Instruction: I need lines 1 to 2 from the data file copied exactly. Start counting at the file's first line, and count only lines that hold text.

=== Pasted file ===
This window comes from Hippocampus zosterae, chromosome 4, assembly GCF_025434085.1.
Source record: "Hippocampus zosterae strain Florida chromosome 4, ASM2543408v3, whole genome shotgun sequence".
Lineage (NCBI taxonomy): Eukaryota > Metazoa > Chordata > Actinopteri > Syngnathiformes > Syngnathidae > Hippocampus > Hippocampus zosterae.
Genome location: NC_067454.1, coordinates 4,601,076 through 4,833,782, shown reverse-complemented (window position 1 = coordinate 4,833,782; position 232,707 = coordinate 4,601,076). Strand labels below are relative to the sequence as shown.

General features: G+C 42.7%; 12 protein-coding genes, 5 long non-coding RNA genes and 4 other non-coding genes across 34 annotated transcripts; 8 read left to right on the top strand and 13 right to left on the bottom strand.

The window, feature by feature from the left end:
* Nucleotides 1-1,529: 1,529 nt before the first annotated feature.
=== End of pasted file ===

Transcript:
This window comes from Hippocampus zosterae, chromosome 4, assembly GCF_025434085.1.
Source record: "Hippocampus zosterae strain Florida chromosome 4, ASM2543408v3, whole genome shotgun sequence".